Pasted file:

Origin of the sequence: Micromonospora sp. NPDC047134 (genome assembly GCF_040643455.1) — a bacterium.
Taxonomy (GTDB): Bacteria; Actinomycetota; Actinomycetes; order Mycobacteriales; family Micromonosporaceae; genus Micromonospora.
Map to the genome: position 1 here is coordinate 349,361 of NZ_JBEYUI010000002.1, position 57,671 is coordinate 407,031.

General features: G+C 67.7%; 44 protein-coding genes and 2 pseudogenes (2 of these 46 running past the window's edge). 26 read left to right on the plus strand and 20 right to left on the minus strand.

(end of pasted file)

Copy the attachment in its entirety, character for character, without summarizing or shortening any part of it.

Origin of the sequence: Micromonospora sp. NPDC047134 (genome assembly GCF_040643455.1) — a bacterium.
Taxonomy (GTDB): Bacteria; Actinomycetota; Actinomycetes; order Mycobacteriales; family Micromonosporaceae; genus Micromonospora.
Map to the genome: position 1 here is coordinate 349,361 of NZ_JBEYUI010000002.1, position 57,671 is coordinate 407,031.

General features: G+C 67.7%; 44 protein-coding genes and 2 pseudogenes (2 of these 46 running past the window's edge). 26 read left to right on the plus strand and 20 right to left on the minus strand.